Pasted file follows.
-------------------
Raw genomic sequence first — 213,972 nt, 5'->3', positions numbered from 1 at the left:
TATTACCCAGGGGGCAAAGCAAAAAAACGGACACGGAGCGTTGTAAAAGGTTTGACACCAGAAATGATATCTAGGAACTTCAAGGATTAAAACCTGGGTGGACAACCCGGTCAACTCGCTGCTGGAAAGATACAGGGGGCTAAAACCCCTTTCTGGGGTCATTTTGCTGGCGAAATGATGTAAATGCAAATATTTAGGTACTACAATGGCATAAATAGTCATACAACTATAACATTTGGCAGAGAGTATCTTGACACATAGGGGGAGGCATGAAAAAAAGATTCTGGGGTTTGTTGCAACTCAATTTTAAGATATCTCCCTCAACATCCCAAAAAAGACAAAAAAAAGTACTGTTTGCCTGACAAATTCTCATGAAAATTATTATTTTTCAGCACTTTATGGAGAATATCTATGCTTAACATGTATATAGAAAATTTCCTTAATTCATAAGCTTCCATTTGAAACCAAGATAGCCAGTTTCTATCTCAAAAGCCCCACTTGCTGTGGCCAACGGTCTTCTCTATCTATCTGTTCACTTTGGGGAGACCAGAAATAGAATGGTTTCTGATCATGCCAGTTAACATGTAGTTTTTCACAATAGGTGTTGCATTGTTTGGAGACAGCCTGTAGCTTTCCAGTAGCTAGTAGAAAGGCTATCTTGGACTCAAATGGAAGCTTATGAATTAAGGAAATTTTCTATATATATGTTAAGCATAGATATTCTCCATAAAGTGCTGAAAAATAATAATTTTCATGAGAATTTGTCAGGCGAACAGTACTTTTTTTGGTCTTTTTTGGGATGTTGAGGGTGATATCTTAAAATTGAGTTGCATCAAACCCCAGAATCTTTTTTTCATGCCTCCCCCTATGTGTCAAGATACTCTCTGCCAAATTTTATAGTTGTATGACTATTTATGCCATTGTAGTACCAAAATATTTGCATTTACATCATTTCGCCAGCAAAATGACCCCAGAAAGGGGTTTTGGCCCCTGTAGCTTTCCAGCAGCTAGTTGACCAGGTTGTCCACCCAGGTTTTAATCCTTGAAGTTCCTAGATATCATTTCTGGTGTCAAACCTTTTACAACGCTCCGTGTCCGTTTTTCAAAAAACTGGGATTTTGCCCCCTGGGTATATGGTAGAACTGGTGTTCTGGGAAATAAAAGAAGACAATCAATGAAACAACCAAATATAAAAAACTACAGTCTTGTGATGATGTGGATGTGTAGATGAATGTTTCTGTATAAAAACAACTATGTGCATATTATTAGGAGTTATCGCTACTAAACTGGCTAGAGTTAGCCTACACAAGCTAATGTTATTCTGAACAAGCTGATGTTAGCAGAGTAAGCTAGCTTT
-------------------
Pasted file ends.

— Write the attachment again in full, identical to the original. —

Raw genomic sequence first — 213,972 nt, 5'->3', positions numbered from 1 at the left:
TATTACCCAGGGGGCAAAGCAAAAAAACGGACACGGAGCGTTGTAAAAGGTTTGACACCAGAAATGATATCTAGGAACTTCAAGGATTAAAACCTGGGTGGACAACCCGGTCAACTCGCTGCTGGAAAGATACAGGGGGCTAAAACCCCTTTCTGGGGTCATTTTGCTGGCGAAATGATGTAAATGCAAATATTTAGGTACTACAATGGCATAAATAGTCATACAACTATAACATTTGGCAGAGAGTATCTTGACACATAGGGGGAGGCATGAAAAAAAGATTCTGGGGTTTGTTGCAACTCAATTTTAAGATATCTCCCTCAACATCCCAAAAAAGACAAAAAAAAGTACTGTTTGCCTGACAAATTCTCATGAAAATTATTATTTTTCAGCACTTTATGGAGAATATCTATGCTTAACATGTATATAGAAAATTTCCTTAATTCATAAGCTTCCATTTGAAACCAAGATAGCCAGTTTCTATCTCAAAAGCCCCACTTGCTGTGGCCAACGGTCTTCTCTATCTATCTGTTCACTTTGGGGAGACCAGAAATAGAATGGTTTCTGATCATGCCAGTTAACATGTAGTTTTTCACAATAGGTGTTGCATTGTTTGGAGACAGCCTGTAGCTTTCCAGTAGCTAGTAGAAAGGCTATCTTGGACTCAAATGGAAGCTTATGAATTAAGGAAATTTTCTATATATATGTTAAGCATAGATATTCTCCATAAAGTGCTGAAAAATAATAATTTTCATGAGAATTTGTCAGGCGAACAGTACTTTTTTTGGTCTTTTTTGGGATGTTGAGGGTGATATCTTAAAATTGAGTTGCATCAAACCCCAGAATCTTTTTTTCATGCCTCCCCCTATGTGTCAAGATACTCTCTGCCAAATTTTATAGTTGTATGACTATTTATGCCATTGTAGTACCAAAATATTTGCATTTACATCATTTCGCCAGCAAAATGACCCCAGAAAGGGGTTTTGGCCCCTGTAGCTTTCCAGCAGCTAGTTGACCAGGTTGTCCACCCAGGTTTTAATCCTTGAAGTTCCTAGATATCATTTCTGGTGTCAAACCTTTTACAACGCTCCGTGTCCGTTTTTCAAAAAACTGGGATTTTGCCCCCTGGGTATATGGTAGAACTGGTGTTCTGGGAAATAAAAGAAGACAATCAATGAAACAACCAAATATAAAAAACTACAGTCTTGTGATGATGTGGATGTGTAGATGAATGTTTCTGTATAAAAACAACTATGTGCATATTATTAGGAGTTATCGCTACTAAACTGGCTAGAGTTAGCCTACACAAGCTAATGTTATTCTGAACAAGCTGATGTTAGCAGAGTAAGCTAGCTTT